Goodreads helps you keep track of books you want to read.
Start by marking “Match Day: One Day and One Dramatic Year in the Lives of Three New Doctors” as Want to Read:
Match Day: One Day and One Dramatic Year in the Lives of Three New Doctors
Enlarge cover
Rate this book
Clear rating
Open Preview

Match Day: One Day and One Dramatic Year in the Lives of Three New Doctors

3.57 of 5 stars 3.57  ·  rating details  ·  467 ratings  ·  56 reviews
Three new doctors—all women—struggle to balance professional ambitions and personal relationships, triumphs and crises, uncertainties and decisions, through one pressure-packed day and the first year of their careers in medicine

Each year, on the third Thursday in March, more than 15,000 graduating medical students exult, despair, and endure Match Day: the decision of a
...more
Hardcover, 272 pages
Published March 3rd 2009 by St. Martin's Press
more details... edit details

Friend Reviews

To see what your friends thought of this book, please sign up.

Reader Q&A

To ask other readers questions about Match Day, please sign up.

Be the first to ask a question about Match Day

Phenomena by Susan TarrChaos at Crescent City Medical Center by Judith LucciThe Imposter by Judith LucciSacred Gold by Linda RawlinsThe God Complex by Chris Titus
Best Books with a Medical Setting.
194th out of 194 books — 133 voters
Princess of the Midnight Ball by Jessica Day GeorgeThe Long Dark Tea-Time of the Soul by Douglas AdamsMidnight in the Garden of Good and Evil by John BerendtNight Watch by Terry PratchettTwilight by Stephenie Meyer
Time of Day (or Night)
180th out of 194 books — 6 voters


More lists with this book...

Community Reviews

(showing 1-30 of 1,083)
filter  |  sort: default (?)  |  rating details
Jennifer
Ugggggggh. This book is so bad. Eule offers a primer on the logistics behind Match Day and beyond through the eyes of three Cali/New York women without probing particularly deep. It shifts uncomfortably from one lens to another, occasionally setting up pockets of conflict only to have us realize, wait, umm, that's not actually a conflict. The book's tone shifts from secondhand "he said, she said" dialogue to distanced bureaucratese to weirdly navel-gazey and uncomfortably whiny prose papered wit ...more
Kristin
Read this book while travelling to and from a business trip over the weekend. It is a very quick read as Eule profiles 3 young doctors, including his girlfriend, as they await the matching that will provide them with the next chapter in their medical training. Each doctor is interested in a different specialty and at a different place in her personal life. All females, the doctors profiled not only had to endure this long training, but figure out when and if a pregnancy and caring for children c ...more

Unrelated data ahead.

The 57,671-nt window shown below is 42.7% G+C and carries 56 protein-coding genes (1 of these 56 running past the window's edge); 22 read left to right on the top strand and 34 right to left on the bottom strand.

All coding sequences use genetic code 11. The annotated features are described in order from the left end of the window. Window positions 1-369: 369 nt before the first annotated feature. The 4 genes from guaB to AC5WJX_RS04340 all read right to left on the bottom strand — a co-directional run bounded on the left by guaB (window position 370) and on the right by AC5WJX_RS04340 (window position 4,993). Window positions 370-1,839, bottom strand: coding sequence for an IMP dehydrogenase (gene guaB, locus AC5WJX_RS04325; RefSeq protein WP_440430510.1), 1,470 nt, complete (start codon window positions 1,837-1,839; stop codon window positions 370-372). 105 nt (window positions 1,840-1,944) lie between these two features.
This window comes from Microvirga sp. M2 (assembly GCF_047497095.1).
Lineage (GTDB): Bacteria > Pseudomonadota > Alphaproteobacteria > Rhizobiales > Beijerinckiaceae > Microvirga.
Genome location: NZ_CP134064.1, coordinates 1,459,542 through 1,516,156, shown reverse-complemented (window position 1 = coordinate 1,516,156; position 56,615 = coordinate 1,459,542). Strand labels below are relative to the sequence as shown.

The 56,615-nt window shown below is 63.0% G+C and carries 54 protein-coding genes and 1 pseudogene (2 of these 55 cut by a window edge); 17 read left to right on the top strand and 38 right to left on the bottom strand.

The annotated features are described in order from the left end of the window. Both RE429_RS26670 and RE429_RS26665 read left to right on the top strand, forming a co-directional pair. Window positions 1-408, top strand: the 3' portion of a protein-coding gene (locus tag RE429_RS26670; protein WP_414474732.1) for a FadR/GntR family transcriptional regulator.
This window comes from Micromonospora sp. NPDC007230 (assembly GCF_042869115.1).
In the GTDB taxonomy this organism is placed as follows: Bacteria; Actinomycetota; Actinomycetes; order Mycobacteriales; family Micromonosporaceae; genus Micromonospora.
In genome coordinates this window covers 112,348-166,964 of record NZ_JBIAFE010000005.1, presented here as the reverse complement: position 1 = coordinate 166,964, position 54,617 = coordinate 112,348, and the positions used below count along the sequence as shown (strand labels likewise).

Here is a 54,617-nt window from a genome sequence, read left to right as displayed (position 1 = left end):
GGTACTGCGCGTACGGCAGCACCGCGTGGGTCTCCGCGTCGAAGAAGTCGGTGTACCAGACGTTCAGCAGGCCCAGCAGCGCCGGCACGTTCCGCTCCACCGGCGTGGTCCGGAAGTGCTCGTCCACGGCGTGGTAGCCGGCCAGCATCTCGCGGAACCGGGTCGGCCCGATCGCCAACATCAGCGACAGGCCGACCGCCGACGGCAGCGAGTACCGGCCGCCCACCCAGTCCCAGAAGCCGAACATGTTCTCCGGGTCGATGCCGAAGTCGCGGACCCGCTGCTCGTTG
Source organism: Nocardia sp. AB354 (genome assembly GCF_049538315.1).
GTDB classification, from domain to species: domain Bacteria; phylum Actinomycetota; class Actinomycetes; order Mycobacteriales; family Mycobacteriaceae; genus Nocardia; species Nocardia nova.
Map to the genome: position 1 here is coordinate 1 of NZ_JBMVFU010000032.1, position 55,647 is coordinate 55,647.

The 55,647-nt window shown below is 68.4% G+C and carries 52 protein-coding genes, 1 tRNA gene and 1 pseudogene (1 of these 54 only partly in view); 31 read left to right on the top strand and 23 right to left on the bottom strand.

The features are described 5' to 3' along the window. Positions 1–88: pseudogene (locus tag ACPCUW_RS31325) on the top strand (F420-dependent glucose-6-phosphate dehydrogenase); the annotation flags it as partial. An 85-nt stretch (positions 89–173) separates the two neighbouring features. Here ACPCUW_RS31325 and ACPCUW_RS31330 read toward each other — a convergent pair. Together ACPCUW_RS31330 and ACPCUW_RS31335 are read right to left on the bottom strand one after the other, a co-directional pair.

Rachel
As a parent of a 2nd year medicial student, this book was so helpful in giving me insight in what to possibly expect and most especially, what our son will experience. I think it will assist us in encouraging him and helping out where we can. Thank you.
Liralen
Interesting enough in some respects (reminds me in places of the way cadets choose assignments at West Point...), but it's rather devoid of tension, no? Eule brings in some interesting statistics and anecdotes, but his book is structured mostly around three women who are first waiting to be matched with residencies and then undergoing their intern year. They are subjects of convenience -- Eule's then-girlfriend and two friends -- rather than subjects selected because they are particularly intere ...more
Darryl
Match Day is the most important — and most nerve wracking — day for graduating students in every medical school in the United States, as more than 15,000 fourth years find out which residency program they have been matched to. The process involves a complicated dance, in which students interview at different hospitals and medical schools with their prospective program directors, attending physicians, and future resident colleagues, and both the students and the residency programs submit ranked l ...more
Annie
Dec 16, 2009 Annie added it
Got this book as a birthday present from my friend Ros. (Thank you Ros!) I finished it within ~2 weeks of picking it up - it was a combination of my intense fascination with interviewing and the residency match process - now that I'm immersed in it - and my procrastinating studying for Step II and my neuro shelf. Either way, it was a quick read and not disappointing. A little on the cheesy side at times, but heartfelt and down to earth. This is a true story narrated by a guy whose girlfriend is ...more
Shana
Next on the list: Brian Eule’s Match Day: One Day and One Dramatic Year in the Lives of Three New Doctors, which I had been looking forward to since coming across a description of this event online. It sounds like a very emotional and thrilling day, kind of like a bigger version of college acceptance/rejection season. I never knew there was this whole system to how residents are matched with hospitals and programs!

Eule’s introduction into this world came from his then girlfriend (now wife), who
...more
Marie
Feb 13, 2012 Marie rated it 4 of 5 stars
Shelves: 2012
I thought the book was going to lead up to the Match Day reveal, but it actually takes the Match as its departure point. One of the doctors profiled in the book describes the trip to the Match Day ceremony as reminiscent of the climb of a roller coaster, before you shoot off onto the ride. Eule lays out the stakes for each doctor -- relationships, partners' careers, families, and of course career opportunities -- and then follows each doctor (all young women) through her intern year. (That's sea ...more